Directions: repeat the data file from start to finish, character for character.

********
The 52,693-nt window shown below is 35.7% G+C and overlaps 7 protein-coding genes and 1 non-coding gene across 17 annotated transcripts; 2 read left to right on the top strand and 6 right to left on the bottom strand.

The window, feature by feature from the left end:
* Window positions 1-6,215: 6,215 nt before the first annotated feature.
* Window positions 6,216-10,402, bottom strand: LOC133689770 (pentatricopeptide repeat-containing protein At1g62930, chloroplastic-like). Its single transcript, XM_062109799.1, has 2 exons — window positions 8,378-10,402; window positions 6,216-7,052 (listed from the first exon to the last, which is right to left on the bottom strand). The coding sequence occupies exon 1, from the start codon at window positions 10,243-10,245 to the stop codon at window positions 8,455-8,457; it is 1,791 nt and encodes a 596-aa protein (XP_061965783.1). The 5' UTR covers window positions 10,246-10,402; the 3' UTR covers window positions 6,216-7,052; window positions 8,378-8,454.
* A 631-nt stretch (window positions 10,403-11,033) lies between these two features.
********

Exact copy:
The 52,693-nt window shown below is 35.7% G+C and overlaps 7 protein-coding genes and 1 non-coding gene across 17 annotated transcripts; 2 read left to right on the top strand and 6 right to left on the bottom strand.

The window, feature by feature from the left end:
* Window positions 1-6,215: 6,215 nt before the first annotated feature.
* Window positions 6,216-10,402, bottom strand: LOC133689770 (pentatricopeptide repeat-containing protein At1g62930, chloroplastic-like). Its single transcript, XM_062109799.1, has 2 exons — window positions 8,378-10,402; window positions 6,216-7,052 (listed from the first exon to the last, which is right to left on the bottom strand). The coding sequence occupies exon 1, from the start codon at window positions 10,243-10,245 to the stop codon at window positions 8,455-8,457; it is 1,791 nt and encodes a 596-aa protein (XP_061965783.1). The 5' UTR covers window positions 10,246-10,402; the 3' UTR covers window positions 6,216-7,052; window positions 8,378-8,454.
* A 631-nt stretch (window positions 10,403-11,033) lies between these two features.